9. Kile says:

    I generally support immortality, but the overpopulation issue is one I haven't been able to figure out yet. Even now, nations with long lifespans and low birth rates are running into problems because of this (Japan, for example). Now, this is probably because the elderly are no longer at a working age, but I still feel like a huge population that's not willing to die could have really negative effects, such as massive amounts of social conservatism and limited resource access, especially for the sparse new generations. The only solution I can think of so far is digital immortality--that is to say, 'uploading' our minds into a digital format, then getting rid of the bodies.

    The potentially biggest problem I see is the resistance to change. You're essentially halting biological evolution and severely limiting cultural evolution, and this might have very negative side effects. On the other hand, they might be counterbalanced by increases in education and biotechnology, so this might not be an issue after all.

  10. Penny says:

    I think your arguments are cogent and well-reasoned, but I'd like to propose something else. I've always believed that scarcity creates value. In deed, for me, the brevity of life is what makes every second so precious.

    One of my problems with the concept of heaven (yes, I'm a sort of deist/Buddhist/Christian - ~and~ I think you rock) is the "forever" part of it. Immortality means eventual tedium for me. I see learning to play the piano, and speak Russian, and visiting Guam, and becoming a chess champion, and teaching Physics, and playing golf, and inventing a new programming language, and on and on...

    But at some point I would have done everything; seen everything; known everyone. I would be bored, and death would be a release from the monotony.

    It was actually a friend of mine who helped me clarify my thinking on this quite some time ago, but it still makes sense to me decades later. Death stinks, but it's better in my mind than eternal life. It's so easy to take for granted that which you have in unlimited supply.

    It's certainly possible that I'm rationalizing about death because I expect to experience it, but this feels like very sound logic for me and the way I view myself and the world.

    Having said that, I wouldn't be opposed to some more time, though I've yet to hit on a goodly number. A few hundred years sounds nice.

    I'm also not particularly opposed to anyone besides me wanting to live forever, it's just not for me.

    • Zinnia says:

      "But at some point I would have done everything; seen everything; known everyone. I would be bored, and death would be a release from the monotony."

      Well, if you want to die after all that, that's clearly your choice. I suspect it would take a while to experience everything, though.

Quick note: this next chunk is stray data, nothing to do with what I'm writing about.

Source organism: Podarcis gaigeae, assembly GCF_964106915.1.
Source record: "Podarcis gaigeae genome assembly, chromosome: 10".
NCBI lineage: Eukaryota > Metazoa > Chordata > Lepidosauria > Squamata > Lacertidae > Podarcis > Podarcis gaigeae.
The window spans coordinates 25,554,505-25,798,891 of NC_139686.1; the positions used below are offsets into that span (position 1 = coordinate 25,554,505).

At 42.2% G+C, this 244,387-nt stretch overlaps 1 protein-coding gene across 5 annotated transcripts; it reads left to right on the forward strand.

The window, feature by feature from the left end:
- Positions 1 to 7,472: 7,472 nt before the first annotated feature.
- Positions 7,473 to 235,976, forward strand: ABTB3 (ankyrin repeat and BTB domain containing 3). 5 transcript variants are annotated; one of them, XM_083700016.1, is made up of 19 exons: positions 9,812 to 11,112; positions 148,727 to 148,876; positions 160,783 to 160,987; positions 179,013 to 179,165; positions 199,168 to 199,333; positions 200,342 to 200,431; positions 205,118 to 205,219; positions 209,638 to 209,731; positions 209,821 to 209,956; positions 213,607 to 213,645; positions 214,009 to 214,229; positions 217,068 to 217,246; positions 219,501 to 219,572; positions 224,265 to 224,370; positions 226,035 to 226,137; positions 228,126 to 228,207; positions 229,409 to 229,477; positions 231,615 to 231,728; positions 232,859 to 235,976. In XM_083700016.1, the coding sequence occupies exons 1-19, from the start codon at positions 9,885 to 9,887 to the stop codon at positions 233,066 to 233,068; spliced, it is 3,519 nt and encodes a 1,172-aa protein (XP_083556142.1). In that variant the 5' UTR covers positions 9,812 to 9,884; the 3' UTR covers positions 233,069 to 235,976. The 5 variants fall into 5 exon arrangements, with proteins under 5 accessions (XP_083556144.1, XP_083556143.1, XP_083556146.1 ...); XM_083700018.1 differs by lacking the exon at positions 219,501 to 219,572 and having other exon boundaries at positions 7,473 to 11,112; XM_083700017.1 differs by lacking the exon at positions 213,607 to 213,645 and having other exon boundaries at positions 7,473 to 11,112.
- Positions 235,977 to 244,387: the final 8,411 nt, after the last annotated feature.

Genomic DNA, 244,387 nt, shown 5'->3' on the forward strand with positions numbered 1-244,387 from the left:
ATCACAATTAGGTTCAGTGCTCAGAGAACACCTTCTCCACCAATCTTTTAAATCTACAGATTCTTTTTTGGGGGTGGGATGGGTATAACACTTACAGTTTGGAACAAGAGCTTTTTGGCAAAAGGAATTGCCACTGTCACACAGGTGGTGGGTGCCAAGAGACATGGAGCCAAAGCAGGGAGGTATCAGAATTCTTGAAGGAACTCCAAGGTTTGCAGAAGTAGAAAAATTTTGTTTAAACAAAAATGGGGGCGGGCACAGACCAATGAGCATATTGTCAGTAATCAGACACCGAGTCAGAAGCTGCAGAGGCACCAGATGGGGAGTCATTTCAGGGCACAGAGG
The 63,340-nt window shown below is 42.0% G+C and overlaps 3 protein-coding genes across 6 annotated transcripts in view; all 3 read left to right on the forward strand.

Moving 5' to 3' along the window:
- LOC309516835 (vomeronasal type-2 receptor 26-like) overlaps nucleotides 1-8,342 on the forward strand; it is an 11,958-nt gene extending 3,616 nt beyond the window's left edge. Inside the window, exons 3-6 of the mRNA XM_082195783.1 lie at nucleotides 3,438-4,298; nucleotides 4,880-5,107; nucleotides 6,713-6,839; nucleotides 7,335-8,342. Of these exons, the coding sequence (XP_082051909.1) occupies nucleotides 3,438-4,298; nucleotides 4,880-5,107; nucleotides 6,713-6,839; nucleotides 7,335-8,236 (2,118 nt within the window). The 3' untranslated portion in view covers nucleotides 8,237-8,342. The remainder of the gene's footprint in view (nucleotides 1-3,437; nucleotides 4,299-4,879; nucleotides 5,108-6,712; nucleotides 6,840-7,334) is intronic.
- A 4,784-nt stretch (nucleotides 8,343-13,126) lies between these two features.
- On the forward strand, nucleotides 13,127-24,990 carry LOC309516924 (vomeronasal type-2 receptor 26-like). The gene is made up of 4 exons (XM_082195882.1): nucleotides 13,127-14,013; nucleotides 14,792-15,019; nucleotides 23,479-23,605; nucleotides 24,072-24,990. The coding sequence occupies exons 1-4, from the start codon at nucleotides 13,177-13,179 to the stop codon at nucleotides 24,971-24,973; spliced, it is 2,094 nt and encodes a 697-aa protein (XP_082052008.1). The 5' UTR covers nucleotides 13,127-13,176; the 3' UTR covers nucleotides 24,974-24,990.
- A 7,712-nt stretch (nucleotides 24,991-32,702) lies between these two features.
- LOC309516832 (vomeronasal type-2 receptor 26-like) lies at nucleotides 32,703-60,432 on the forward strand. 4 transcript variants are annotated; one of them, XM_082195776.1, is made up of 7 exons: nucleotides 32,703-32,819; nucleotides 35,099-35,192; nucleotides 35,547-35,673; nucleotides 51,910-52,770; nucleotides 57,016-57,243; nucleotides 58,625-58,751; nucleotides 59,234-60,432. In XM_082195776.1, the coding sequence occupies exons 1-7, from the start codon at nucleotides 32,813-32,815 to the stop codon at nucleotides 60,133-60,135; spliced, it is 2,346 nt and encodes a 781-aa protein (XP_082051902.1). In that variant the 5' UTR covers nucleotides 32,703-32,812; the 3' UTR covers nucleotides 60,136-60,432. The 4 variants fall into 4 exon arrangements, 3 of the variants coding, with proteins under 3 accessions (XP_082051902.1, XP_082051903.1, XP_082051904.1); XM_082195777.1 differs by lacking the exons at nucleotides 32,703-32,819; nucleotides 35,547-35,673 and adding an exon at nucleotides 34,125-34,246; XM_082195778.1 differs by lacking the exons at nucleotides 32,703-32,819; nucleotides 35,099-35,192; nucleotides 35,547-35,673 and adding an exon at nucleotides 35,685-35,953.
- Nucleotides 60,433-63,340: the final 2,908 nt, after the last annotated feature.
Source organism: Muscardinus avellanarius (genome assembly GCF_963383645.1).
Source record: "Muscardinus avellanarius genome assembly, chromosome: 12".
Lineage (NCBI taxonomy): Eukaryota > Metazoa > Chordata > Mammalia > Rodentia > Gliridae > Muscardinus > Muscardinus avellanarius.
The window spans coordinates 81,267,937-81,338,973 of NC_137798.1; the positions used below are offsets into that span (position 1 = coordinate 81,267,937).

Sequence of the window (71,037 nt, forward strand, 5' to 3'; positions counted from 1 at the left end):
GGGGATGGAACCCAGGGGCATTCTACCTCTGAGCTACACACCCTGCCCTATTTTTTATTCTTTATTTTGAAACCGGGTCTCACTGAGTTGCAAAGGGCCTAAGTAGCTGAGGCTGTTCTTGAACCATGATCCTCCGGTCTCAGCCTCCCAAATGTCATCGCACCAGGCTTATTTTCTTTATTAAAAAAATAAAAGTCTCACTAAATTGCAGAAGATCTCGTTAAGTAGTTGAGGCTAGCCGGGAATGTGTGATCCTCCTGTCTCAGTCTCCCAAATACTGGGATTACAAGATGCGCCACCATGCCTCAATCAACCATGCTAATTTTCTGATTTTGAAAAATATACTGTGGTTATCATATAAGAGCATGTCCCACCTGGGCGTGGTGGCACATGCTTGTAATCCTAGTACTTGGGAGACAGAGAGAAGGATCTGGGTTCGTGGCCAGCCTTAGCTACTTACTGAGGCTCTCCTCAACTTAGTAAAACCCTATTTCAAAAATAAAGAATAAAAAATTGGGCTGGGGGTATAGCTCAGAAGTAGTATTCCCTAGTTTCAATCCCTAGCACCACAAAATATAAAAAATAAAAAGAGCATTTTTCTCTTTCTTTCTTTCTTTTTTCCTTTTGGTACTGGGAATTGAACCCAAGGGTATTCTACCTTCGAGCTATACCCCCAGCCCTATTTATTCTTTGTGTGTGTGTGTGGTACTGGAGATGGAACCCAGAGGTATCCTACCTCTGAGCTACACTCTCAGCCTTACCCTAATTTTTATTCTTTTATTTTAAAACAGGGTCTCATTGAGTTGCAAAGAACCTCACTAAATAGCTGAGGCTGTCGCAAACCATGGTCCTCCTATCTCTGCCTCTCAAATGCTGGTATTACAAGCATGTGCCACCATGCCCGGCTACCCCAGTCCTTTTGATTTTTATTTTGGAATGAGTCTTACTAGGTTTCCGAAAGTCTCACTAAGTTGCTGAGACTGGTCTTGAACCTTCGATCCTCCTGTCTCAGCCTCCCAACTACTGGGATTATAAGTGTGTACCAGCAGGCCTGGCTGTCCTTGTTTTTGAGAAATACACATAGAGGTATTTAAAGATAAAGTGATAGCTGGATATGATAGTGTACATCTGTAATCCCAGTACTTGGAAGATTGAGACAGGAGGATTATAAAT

"It's so easy to take for granted that which you have in unlimited supply."

      It is, but I kind of think that's the point - you would no longer have to work against a (literal) deadline.

      • :) Good answers. I have yet to hear someone defend your position well, though you seem to have your bases covered. Perhaps it merits a video?

      • Penny says:

        Sure. I'm not really arguing against more time than I have now, but forever is a very long time. I'm sort of working against "forever," not "more." More would be lovely; I believe that forever would eventually be torture.

        It's certainly an interesting thing to think about, and I think there's a very long way to go before I would argue against any advances in technology that lengthen life. I'm actually not sure I would ever argue against them.

        And again, I don't have a problem with anyone else being immortal.

        And just to be silly, to quote Woody Allen: "I don't want to achieve immortality through my work, I want to achieve immortality through not dying."

        ;-)

  11. Mr Pitchfork says:

    I'm sorry, but I'm really surprised at a lot of the readers simply not understanding the article, or not understanding parts of it, where it is just very easy to understand.

    Also, come on guys. How is birth control not the first thing you think of when you hear "overpopulation"?

    • Kile says:

      "How is birth control not the first thing you think of when you hear "overpopulation"?"

      I see this as a 'tragedy of the commons' kind of issue. Everyone will want to live forever; few will think that they personally should have to be the one to give up having children (or postpone it for the next few hundred years). And if it's government-mandated, that creates all kinds of social problems of class and control, such as the problem when inevitable favoritism leads to more children for the friends of those in power, and subsequently the selective breeding of an aristocratic caste.